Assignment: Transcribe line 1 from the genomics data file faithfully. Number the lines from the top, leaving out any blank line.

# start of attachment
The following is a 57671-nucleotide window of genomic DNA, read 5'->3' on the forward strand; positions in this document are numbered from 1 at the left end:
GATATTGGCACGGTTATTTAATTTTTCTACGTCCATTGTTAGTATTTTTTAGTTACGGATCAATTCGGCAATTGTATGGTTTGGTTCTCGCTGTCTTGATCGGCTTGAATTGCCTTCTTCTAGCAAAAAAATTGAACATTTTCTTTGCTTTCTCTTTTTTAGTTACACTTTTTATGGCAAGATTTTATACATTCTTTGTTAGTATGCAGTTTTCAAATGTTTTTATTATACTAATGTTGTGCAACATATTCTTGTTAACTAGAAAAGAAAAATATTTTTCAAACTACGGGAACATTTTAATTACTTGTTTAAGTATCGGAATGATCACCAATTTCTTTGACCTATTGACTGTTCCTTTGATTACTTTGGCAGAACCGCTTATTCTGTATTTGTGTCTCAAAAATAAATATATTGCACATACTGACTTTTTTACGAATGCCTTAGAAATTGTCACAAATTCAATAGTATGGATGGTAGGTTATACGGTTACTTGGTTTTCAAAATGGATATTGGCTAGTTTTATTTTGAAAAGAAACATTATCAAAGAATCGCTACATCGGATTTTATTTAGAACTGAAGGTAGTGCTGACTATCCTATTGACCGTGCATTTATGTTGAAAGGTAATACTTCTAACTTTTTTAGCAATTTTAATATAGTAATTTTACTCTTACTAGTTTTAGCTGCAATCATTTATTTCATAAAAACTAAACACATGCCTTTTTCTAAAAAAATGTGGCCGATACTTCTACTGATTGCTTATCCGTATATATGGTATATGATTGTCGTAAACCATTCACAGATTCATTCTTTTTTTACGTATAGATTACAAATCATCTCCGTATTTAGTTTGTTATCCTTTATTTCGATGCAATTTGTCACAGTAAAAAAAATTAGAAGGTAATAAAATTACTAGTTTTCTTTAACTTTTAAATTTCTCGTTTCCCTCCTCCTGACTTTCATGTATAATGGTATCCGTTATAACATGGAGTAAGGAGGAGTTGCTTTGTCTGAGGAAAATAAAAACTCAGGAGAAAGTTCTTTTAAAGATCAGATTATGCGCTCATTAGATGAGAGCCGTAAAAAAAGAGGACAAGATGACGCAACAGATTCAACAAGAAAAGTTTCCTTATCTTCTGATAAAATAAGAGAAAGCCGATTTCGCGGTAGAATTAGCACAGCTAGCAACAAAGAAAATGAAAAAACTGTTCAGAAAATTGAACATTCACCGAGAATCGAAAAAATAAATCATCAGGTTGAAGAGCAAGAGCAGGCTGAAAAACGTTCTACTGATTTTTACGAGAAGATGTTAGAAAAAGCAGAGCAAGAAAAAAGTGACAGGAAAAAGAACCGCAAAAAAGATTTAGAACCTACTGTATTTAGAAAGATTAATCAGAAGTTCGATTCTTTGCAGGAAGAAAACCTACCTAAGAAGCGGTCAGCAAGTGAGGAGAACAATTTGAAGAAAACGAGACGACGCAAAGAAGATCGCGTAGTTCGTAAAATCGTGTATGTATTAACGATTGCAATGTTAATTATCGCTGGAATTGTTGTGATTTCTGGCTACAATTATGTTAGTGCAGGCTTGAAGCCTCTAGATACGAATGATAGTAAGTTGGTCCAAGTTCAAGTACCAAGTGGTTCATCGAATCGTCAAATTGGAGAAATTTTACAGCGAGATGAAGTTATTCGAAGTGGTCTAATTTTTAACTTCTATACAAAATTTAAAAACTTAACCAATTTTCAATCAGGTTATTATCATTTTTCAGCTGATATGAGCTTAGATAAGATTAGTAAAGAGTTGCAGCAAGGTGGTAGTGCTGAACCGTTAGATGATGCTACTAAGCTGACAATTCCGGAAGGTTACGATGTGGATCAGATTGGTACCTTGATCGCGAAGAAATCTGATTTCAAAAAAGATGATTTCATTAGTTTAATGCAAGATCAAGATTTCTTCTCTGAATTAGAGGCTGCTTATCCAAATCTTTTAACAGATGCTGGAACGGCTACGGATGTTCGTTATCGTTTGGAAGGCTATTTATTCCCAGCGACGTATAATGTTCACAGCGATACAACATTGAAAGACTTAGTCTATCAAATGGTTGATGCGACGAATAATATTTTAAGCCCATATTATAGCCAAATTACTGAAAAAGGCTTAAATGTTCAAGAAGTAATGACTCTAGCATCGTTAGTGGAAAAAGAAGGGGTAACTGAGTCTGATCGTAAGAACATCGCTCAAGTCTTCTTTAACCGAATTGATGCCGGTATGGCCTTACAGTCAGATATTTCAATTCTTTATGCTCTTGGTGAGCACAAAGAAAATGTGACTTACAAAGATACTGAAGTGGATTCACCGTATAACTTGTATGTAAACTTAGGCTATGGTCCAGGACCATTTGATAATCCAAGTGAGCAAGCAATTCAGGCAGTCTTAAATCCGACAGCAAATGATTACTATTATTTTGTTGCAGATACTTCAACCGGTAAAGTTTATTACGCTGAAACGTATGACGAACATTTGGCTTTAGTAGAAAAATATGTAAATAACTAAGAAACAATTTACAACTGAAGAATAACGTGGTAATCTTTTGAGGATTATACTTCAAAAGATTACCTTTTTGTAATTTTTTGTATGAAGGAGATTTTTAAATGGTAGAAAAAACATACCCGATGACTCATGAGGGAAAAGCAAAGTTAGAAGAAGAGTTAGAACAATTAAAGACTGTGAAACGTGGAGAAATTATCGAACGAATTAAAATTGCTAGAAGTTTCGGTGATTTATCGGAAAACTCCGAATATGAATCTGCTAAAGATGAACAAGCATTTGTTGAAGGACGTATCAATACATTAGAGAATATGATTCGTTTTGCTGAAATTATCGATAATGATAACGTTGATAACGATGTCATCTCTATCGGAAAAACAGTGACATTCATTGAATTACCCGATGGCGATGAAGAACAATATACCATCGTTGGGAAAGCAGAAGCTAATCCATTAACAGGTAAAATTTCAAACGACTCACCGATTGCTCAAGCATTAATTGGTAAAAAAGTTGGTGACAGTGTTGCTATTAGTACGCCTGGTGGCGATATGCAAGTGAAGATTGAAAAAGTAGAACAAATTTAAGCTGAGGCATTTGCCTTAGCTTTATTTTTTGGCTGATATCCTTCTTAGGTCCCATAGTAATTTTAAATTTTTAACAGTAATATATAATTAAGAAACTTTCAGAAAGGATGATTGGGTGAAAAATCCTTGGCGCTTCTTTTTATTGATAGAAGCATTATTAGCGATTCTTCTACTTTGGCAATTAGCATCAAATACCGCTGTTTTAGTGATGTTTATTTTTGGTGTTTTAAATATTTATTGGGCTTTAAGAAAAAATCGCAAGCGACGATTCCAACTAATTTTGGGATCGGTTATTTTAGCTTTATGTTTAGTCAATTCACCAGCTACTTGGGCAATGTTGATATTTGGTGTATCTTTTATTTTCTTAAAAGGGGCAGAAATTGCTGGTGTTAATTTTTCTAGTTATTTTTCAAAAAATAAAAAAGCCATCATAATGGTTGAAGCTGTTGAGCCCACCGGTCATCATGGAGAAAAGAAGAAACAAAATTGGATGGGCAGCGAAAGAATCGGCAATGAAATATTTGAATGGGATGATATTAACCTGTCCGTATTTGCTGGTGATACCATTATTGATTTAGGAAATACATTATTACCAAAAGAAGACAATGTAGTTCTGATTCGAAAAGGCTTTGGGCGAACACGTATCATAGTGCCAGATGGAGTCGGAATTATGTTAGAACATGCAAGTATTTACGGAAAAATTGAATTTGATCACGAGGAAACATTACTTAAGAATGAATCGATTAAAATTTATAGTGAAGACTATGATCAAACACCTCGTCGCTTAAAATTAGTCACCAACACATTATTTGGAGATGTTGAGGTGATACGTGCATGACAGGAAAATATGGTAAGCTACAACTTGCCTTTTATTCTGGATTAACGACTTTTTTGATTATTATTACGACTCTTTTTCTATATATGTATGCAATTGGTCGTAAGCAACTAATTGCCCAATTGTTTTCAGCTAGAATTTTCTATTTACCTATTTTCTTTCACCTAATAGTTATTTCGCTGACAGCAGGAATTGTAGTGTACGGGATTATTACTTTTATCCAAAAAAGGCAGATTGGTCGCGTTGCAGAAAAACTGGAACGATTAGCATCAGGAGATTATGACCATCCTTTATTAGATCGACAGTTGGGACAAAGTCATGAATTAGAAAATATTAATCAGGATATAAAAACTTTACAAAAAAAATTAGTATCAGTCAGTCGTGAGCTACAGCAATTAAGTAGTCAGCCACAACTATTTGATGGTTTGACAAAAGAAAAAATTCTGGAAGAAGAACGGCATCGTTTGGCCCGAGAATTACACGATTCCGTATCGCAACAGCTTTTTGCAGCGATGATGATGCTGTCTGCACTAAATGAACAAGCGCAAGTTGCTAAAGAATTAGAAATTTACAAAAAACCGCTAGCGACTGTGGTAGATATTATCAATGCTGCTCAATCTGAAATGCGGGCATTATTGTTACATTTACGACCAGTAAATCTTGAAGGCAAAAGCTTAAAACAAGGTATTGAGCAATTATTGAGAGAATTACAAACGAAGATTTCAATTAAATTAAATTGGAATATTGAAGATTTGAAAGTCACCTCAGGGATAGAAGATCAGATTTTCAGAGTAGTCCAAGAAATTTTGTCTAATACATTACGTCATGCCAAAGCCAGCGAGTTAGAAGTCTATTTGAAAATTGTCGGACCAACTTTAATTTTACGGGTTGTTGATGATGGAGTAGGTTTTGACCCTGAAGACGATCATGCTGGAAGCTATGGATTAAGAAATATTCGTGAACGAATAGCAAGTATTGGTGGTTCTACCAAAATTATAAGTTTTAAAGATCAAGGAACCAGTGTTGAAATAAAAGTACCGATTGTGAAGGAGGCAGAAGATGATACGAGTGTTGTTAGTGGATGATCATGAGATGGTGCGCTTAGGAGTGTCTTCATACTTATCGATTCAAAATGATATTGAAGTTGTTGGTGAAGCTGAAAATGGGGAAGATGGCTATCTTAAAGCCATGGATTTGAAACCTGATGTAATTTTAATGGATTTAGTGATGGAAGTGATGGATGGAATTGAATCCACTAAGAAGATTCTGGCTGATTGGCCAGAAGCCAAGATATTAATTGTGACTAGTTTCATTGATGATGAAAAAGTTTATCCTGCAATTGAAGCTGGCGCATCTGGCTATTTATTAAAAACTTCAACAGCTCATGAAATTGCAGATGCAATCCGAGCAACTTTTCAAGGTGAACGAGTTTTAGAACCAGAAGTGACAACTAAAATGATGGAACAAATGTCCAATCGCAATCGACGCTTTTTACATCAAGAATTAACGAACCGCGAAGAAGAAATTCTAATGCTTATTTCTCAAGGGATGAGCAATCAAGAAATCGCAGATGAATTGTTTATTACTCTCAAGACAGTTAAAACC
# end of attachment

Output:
The following is a 57671-nucleotide window of genomic DNA, read 5'->3' on the forward strand; positions in this document are numbered from 1 at the left end: